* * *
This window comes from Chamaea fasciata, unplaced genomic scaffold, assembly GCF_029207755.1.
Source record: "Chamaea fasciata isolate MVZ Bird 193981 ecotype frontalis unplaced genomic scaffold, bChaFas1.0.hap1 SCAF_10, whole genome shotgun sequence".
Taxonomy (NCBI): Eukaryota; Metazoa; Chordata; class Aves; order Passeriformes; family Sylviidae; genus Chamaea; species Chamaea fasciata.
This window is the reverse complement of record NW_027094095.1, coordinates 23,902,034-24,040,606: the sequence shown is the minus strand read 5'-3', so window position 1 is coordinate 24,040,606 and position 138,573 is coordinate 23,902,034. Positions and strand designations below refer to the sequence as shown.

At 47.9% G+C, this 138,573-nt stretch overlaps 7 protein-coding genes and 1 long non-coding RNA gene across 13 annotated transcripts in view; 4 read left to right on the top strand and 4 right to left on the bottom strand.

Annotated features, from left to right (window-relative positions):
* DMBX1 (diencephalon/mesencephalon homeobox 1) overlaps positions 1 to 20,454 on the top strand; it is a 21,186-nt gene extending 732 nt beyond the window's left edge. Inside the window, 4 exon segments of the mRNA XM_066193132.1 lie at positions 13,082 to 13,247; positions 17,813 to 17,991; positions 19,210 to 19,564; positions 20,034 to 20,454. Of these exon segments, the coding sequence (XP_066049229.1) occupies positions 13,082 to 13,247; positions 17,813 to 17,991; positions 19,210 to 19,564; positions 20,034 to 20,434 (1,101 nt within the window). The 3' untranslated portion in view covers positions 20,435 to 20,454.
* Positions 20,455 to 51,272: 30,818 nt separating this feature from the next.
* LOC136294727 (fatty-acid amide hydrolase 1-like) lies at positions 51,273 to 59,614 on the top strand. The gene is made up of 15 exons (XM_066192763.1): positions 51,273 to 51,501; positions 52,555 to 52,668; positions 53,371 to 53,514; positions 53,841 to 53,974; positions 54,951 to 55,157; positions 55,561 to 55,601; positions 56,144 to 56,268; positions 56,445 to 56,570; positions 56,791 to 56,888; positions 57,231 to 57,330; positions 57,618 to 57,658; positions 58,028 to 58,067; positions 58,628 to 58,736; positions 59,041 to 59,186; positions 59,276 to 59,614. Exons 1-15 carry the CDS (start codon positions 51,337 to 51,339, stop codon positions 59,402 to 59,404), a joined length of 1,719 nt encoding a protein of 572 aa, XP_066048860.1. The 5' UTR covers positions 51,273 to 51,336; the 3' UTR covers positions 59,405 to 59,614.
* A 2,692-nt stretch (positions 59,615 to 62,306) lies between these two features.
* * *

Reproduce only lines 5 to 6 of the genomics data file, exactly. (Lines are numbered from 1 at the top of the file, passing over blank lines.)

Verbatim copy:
At 47.9% G+C, this 138,573-nt stretch overlaps 7 protein-coding genes and 1 long non-coding RNA gene across 13 annotated transcripts in view; 4 read left to right on the top strand and 4 right to left on the bottom strand.

Annotated features, from left to right (window-relative positions):